Find information, resources, and how to get help if you have been a victim of sextortion.

What Is Sextortion?

Sextortion is a serious crime that takes place when someone threatens to share pictures or video of you if you don’t give them what they want. They may demand money, crypto, sex acts, or intimate pictures. They may threaten to harm you, your friends, or relatives unless you do as they say.

If this happens to you or to someone you know, it is not your fault. You are not committing a crime. There is help.

  2019-2021: Sextortion has more than doubled

Take Action

Reach Out

NCMEC (National Center for Missing and Endangered Children)   |   1-800-843-5678

FBI (Federal Bureau of Investigation)
Contact your local FBI field office   |   1-800-CALL-FBI (225-5324)

Report It

Make a report to NCMEC's Cybertipline at Each report is reviewed and made available to the appropriate law-enforcement agency for possible investigation. NCMEC also provides assistance and support to victims and families, such as crisis intervention and local counseling referrals.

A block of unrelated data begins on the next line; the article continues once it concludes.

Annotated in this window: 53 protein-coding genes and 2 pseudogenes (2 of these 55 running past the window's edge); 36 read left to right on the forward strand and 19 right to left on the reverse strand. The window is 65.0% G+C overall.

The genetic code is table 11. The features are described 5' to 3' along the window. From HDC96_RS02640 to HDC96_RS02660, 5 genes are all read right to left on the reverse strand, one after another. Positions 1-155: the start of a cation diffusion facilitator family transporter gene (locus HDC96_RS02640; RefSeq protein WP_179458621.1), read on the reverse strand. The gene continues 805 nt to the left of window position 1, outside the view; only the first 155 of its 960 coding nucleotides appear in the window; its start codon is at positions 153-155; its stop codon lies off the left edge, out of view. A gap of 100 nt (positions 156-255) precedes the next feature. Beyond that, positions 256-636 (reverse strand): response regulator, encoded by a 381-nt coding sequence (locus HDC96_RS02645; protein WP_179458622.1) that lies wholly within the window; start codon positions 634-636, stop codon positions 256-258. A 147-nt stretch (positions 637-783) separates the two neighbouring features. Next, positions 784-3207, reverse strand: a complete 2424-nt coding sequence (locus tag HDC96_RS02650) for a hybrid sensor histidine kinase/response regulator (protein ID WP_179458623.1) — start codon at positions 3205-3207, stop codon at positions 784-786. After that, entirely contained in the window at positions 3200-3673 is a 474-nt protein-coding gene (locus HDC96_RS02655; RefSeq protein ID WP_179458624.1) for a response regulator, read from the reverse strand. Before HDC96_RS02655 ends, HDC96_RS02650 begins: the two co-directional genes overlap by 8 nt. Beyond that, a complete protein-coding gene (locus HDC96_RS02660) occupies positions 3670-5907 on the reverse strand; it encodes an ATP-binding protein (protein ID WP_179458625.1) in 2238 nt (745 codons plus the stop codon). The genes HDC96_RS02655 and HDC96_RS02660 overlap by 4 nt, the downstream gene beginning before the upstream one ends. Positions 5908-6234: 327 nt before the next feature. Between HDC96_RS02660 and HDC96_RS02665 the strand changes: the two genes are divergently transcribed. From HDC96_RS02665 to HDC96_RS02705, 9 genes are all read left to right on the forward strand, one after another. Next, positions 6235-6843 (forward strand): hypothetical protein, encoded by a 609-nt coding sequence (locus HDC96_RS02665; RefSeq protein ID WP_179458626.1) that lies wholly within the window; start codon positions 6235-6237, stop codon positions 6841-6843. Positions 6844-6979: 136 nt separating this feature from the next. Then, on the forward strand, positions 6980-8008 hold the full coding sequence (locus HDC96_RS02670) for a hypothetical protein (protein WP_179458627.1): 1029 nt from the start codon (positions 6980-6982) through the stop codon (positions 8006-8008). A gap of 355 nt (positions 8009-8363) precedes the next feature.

Report it to the FBI at

Remove Online Images

NCMEC can also help you get images off the web. Additionally, learn how to notify companies yourself of explicit content or visit to report it to NCMEC for help with the process to remove images.

Also, see the FBI's Victim Services Division and CPVA program for assistance and support.


NetSmartz is NCMEC’s free, online safety education program that has resources for people of all ages, including information on sextortion.

The FBI provides information about sextortion, what kids and caregivers need to know, and resources to get help.

This project was supported by Grant No. PROJ015143 awarded by the N.C. Governor’s Crime Commission as the State Administering Agency for funds awarded by the Office for Victims of Crime, U.S. Department of Justice. The opinions, findings, conclusions, and recommendations expressed in this publication, program/exhibition are those of the author(s) and do not necessarily reflect the views of the N.C. Governor’s Crime Commission or the U.S. Department of Justice, Office for Victims of Crime.